Book Recommendations from Indigenous Authors - Part One
By: Emily M., Halton Youth Initiative Communications Crew June 30, 2020
This is the first in a series of three posts curated by members of the Halton Youth Initiative's Communications Crew listing fiction and non-fiction books by Indigenous authors. We invite you to visit your local library or book store to check out at least one of the recommendations in honour of National Indigenous History Month.
From the Ashes
By Jesse Thistle
Story of a high school dropout and now a rising Indigenous scholar, he talks about his life on the streets and how he overcame trauma and addiction.
Son of A Trickster
By Eden Robinson
A sixteen year old named Jared, struggles with serious family and drug issues.
The Night Watchman
By Louise Erdrich
It's 1953, Thomas Wazhushk is the night watchman at the first factory to open near the Turtle Mountain Reservation in North Dakota.
This Tender Land
By William Kent Krueger
Hundreds of Native American children are forcibly separated from their parents and to be educated. During the summer, four orphans will journey and meet new challenges.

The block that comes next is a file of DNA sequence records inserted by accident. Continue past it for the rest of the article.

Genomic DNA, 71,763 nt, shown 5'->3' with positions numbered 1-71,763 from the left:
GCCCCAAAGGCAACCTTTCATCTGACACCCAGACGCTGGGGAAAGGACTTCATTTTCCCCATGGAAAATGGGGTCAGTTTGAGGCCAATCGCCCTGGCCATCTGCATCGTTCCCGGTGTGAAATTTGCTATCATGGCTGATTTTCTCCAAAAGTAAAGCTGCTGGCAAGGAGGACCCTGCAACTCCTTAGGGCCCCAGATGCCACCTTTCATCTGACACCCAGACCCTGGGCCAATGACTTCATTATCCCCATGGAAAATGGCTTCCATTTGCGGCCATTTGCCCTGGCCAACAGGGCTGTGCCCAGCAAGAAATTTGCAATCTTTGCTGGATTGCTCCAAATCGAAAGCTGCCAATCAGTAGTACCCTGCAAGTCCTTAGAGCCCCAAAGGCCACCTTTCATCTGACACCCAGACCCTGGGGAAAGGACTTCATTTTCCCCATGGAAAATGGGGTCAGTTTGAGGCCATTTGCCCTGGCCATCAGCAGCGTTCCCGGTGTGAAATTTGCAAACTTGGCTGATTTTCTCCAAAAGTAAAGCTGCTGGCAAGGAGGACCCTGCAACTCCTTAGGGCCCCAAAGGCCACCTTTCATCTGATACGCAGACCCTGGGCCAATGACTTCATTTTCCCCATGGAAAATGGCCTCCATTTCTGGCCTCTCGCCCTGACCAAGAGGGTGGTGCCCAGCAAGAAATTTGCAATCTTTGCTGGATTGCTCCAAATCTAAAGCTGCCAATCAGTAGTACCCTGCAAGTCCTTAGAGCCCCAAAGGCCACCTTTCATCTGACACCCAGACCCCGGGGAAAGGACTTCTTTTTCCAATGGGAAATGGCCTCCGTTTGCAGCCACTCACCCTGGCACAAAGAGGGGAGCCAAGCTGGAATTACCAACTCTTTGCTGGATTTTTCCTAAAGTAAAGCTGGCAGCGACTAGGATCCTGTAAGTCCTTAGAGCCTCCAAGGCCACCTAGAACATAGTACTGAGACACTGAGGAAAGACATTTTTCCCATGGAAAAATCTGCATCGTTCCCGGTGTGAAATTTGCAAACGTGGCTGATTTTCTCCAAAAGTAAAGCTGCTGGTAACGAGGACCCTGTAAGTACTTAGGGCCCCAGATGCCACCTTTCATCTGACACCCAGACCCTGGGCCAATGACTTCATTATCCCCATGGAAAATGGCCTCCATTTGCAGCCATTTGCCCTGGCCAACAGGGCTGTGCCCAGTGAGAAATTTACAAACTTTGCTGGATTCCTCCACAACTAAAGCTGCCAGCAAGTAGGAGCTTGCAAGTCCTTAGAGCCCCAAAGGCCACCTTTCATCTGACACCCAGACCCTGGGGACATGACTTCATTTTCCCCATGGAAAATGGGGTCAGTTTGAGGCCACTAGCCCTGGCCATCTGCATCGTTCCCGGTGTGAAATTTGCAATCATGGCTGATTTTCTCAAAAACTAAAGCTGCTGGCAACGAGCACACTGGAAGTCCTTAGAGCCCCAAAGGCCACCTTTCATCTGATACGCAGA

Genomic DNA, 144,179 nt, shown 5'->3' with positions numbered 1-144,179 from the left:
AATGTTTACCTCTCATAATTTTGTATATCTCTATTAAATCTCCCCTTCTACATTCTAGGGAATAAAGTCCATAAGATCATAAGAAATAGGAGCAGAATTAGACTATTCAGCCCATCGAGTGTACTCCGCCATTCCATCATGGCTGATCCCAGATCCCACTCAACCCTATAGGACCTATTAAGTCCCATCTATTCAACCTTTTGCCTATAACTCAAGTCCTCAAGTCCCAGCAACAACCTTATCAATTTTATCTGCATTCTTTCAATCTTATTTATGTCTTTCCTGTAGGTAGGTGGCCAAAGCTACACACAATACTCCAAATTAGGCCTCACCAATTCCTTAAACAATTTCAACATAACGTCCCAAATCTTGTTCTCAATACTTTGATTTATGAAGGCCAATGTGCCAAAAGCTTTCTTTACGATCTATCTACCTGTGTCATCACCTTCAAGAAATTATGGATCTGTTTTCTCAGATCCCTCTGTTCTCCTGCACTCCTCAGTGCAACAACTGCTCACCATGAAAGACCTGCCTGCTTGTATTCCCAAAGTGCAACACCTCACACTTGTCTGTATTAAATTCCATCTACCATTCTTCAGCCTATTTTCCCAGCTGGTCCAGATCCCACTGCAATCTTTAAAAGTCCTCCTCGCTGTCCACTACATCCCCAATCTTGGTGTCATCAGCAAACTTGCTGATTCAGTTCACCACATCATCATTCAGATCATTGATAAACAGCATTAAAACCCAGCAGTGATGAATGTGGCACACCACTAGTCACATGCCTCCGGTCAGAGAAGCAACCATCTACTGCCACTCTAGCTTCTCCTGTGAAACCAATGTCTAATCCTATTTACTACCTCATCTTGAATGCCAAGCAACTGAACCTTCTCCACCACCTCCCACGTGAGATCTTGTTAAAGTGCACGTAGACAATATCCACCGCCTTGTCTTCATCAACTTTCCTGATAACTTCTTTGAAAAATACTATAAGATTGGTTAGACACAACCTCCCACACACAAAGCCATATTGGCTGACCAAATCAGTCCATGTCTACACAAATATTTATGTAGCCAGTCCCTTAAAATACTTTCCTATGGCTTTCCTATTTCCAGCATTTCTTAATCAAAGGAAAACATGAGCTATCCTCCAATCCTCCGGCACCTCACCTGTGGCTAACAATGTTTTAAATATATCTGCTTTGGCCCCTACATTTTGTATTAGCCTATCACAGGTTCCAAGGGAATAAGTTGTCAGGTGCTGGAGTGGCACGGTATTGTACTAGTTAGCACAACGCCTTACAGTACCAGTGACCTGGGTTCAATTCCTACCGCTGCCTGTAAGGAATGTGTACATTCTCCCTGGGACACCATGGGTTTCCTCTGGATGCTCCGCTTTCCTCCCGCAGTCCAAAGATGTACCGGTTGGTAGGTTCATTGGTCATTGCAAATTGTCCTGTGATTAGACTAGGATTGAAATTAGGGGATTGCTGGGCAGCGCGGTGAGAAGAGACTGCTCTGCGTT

The Marrow Thieves
By Cherie Dimaline
Humanity has destroyed its world through global warming and the Indigenous people of North America are being hunted. Frenchie and his companions struggle to survive to make their way up north to the old lands.
By Carol Rose GoldenEagle
When Wren's twin sister goes mysteriously missing she finds out the case will not be properly investigated. She realizes the heartbreak she feels is relatable to many families, and she decides to take justice into her own hands.
By Annie Proulx
Bound to a "seigneur" for three years in exchange for land, Rene Sel suffers from extraordinary hardship and violence. He tells the stories of his children, grandchildren and great grandchildren and descendants as they travel back to Europe.
I Am Not a Number
By Jenny Kay Dupuis
A true story based on a young First Nations girl who was removed from her family and sent to a residential school. She tries to remember who she is and where she came from.
A Quality of Light
By Richard Wagamese
Joshua Kane, an Ojibway, has lived since infancy with his white adoptive parents. Johnny Gebhardt is white, and is interested in Indigenous culture. The two boys meet and form a deep bond through their invention of baseball.
By Nicola I. Campbell
In just four days young Shi-shi-etko will have to leave her family and all that she knows to attend a residential school.
Indigenous Peoples in Sports
By Erin Nicks
Discusses the accomplishments of Indigenous peoples in various sports as well as providing information about the modern-day sports that originated from games played by Indigenous Peoples.
I Lost My Talk
By Rita Joe
Mi'kmaw Elder's childhood story of losing her language while a resident of the residential school in Shubenacadie, Nova Scotia. This will explore and celebrate the survival of Mi'kmaw culture and language.